The gear ratios are fairly long and spaced out and given that we are reviewing this from a Hong Kong drivers’ point of view, you have to stay in second most of the time to extract power from the peaky V8 unit. The S65 V8 on the E92 M3 does not provide much torque down low and really only comes alive after 4k rpms. Its sounds incredible at full song on a highway but on streets and regular roads, its just too tiring to keep the engine at its sweet spot as you will be well over 100km/h in third.


The DCT on the E92 is a very quick and versatile tranny. The automatic mode is incredibly smooth without any of the jerkiness found on earlier SMG models such as the E46 M3 and E60 M5. There is no learning curve on this tranny and anyone can just hop in and drive it like an automatic. Move off on auto mode feels very slightly delayed but generally acceptable. I do however love the ‘Manual’ mode with the very fast and sharp shifts (adjustable with 6 modes), and the blips on downshift make you feel like you are driving a racecar.  The addition of the seventh gear allows for a tighter ratio and it makes a huge difference for HK city driving.

This came as a surprise but I would say that the DCT is the one to own in HK. I love manual cars and pretty much all the sports cars that I have owned comes with three pedals. Putting aside factors such as traffic jams and daily convenience, the DCT is indeed a better match to this peaky V8 engine. I did not feel any less engaged when driving the DCT and found myself enjoying the V8 much more easily than in the manual M3.


I bought my M3 used and it came with some modifications, which I later reverted to original parts and specifications.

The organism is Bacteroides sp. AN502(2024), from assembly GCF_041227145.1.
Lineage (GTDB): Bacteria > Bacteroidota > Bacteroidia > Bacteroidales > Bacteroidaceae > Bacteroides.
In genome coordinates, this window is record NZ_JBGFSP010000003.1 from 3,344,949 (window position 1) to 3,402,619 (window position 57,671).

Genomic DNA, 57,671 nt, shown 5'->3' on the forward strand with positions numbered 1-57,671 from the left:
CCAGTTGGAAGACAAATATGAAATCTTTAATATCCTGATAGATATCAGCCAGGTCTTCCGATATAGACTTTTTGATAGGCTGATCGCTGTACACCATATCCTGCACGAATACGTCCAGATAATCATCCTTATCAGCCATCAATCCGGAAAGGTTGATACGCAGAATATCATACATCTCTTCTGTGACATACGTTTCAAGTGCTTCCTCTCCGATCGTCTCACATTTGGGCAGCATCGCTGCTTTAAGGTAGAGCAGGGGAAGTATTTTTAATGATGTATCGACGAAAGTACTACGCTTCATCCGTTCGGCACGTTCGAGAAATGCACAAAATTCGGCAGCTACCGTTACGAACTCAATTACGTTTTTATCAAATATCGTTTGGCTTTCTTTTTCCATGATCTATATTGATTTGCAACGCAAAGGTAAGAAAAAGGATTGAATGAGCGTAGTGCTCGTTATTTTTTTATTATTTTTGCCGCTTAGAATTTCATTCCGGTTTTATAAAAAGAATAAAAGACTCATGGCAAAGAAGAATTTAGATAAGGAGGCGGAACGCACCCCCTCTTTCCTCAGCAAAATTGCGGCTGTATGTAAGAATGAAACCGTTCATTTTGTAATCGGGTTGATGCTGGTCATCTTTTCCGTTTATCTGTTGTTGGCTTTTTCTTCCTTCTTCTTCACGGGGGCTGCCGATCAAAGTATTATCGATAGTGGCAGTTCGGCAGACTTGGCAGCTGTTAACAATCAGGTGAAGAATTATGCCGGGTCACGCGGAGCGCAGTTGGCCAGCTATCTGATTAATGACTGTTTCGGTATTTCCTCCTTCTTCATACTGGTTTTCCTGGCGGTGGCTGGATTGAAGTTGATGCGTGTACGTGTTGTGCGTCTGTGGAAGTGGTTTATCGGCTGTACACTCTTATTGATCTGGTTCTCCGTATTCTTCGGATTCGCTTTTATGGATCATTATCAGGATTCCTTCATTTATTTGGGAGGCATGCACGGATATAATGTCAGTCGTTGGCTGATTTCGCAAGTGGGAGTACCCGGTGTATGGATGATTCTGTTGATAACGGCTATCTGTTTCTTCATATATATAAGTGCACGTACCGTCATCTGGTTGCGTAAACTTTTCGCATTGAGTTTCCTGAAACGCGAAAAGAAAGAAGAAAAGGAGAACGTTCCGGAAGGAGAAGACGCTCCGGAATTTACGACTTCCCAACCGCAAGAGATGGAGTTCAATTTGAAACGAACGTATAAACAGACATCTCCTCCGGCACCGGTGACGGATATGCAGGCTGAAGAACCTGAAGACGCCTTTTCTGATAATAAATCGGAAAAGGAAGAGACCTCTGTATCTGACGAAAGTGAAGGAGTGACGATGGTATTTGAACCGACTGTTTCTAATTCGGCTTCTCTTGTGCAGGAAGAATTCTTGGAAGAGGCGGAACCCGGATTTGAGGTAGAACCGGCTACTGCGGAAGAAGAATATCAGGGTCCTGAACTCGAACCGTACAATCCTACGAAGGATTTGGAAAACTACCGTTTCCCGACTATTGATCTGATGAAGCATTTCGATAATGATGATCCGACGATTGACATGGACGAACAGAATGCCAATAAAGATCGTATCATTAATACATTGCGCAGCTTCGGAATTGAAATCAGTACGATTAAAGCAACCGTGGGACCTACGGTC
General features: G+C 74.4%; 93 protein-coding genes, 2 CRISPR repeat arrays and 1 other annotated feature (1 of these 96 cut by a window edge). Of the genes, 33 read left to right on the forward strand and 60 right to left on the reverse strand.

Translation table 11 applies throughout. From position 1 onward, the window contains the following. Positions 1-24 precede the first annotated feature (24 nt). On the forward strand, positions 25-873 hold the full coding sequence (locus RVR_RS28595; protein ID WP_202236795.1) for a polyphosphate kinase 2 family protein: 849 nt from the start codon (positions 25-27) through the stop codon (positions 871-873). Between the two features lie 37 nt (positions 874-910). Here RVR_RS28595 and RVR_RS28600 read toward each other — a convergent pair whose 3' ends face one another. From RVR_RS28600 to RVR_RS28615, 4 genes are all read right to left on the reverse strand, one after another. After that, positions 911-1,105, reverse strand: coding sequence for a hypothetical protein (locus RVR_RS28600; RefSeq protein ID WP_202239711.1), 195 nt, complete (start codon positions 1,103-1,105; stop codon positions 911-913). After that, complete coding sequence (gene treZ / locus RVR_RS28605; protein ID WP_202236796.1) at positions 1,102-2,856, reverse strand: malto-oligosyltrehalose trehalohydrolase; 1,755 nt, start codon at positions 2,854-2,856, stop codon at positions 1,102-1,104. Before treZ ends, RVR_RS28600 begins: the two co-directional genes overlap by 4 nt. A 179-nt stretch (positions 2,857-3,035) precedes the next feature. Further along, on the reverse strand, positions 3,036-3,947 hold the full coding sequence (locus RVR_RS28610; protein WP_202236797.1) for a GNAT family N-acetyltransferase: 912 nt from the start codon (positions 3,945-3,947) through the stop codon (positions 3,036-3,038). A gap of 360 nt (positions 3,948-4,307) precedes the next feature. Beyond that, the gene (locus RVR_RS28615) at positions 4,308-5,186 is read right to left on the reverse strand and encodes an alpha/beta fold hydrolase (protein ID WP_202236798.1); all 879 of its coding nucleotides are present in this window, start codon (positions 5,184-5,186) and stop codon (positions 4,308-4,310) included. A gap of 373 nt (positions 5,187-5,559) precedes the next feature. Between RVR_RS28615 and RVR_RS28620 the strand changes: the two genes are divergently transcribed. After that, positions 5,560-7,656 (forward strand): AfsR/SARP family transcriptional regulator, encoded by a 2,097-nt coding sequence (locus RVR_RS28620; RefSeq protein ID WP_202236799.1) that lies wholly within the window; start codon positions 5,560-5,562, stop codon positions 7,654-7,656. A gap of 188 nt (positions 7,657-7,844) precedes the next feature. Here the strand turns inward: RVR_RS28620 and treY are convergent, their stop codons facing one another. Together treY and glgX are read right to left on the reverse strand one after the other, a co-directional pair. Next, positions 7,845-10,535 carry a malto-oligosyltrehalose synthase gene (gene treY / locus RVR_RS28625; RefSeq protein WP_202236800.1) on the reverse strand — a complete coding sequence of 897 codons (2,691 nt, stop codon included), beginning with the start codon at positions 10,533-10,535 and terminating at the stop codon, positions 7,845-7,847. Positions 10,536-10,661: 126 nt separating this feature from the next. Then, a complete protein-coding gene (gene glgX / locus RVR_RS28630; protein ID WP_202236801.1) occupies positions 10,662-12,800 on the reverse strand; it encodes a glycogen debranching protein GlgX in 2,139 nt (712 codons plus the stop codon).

This car came with the very expensive titanium Akrapovic full exhaust system with the mid-pipes that replaced the ‘highly-restrictive’ catalytic converters. This system really sounds incredible and its an occasion every time I fire up that V8. I swapped this out for a full factory exhaust later due to our very strict MOT requirements here in HK, and was astonished to find that I actually liked the stock exhaust better. The Akrapovic sounded fantastic outside the car but in the well-insulated cabin of the M3, the difference is insignificant and I actually enjoyed hearing the sound of the engine much better than the drone of the exhaust. The car also pulled better in the lower rpms with the stock exhaust and I find it difficult to justify the marginal gain in the upper rpms considering the stock power is already way more than adequate.


The original EDC suspension was also swapped out for Bilstein PSS10s. I compared this to another EDC equipped M3 and I have to say the original spec car handled so much better. The factory system is much better at absorbing bumps on the imperfect HK roads and the Sport mode stiffens up the system sufficently for aggressive road driving. The PSS10 system felt soft even in the harder settings and still crashy when riding over bumps in soft settings. I see little value in the PSS10s other than for cosmetic lowering purposes.

My car also came with the very expensive Gruppe M carbon intake system. It’s a very well made piece of carbon and quite a sight to behold under the bonnet. It makes a loud barking sound on acceleration but again, I find this distracting rather than enjoyable as it mutes the wonderful sound of the engine note.


The E92 M3 is a very well designed vehicle out-of-the-box, and personally, I feel any performance enhancement modifications to be a waste of both time and money.


The E92 M3 is a very good sports car that strikes a perfect compromise between performance and practicality.  With prices coming down to $400k+ for early models, this is a fantastic choice for enthusiasts looking for an all-in-one sporting vehicle. There are however more exciting vehicles for less money and the E92 M3 could be a little dull given the very high limits which normal drivers would never get close to hitting on regular roads.

Little mechanical change has been made to the E92 M3 during its life cycle so an early model at a lower price is a superb bargain. While manual cars are generally worth more in the HK used car market, we would recommend the DCT as the one to own. Christmas time is around the corner so time to search away!

Let us know your thoughts on our review or tell us if you would like us to review a specific model by leaving a comment below!

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Title photo: Matthew Ng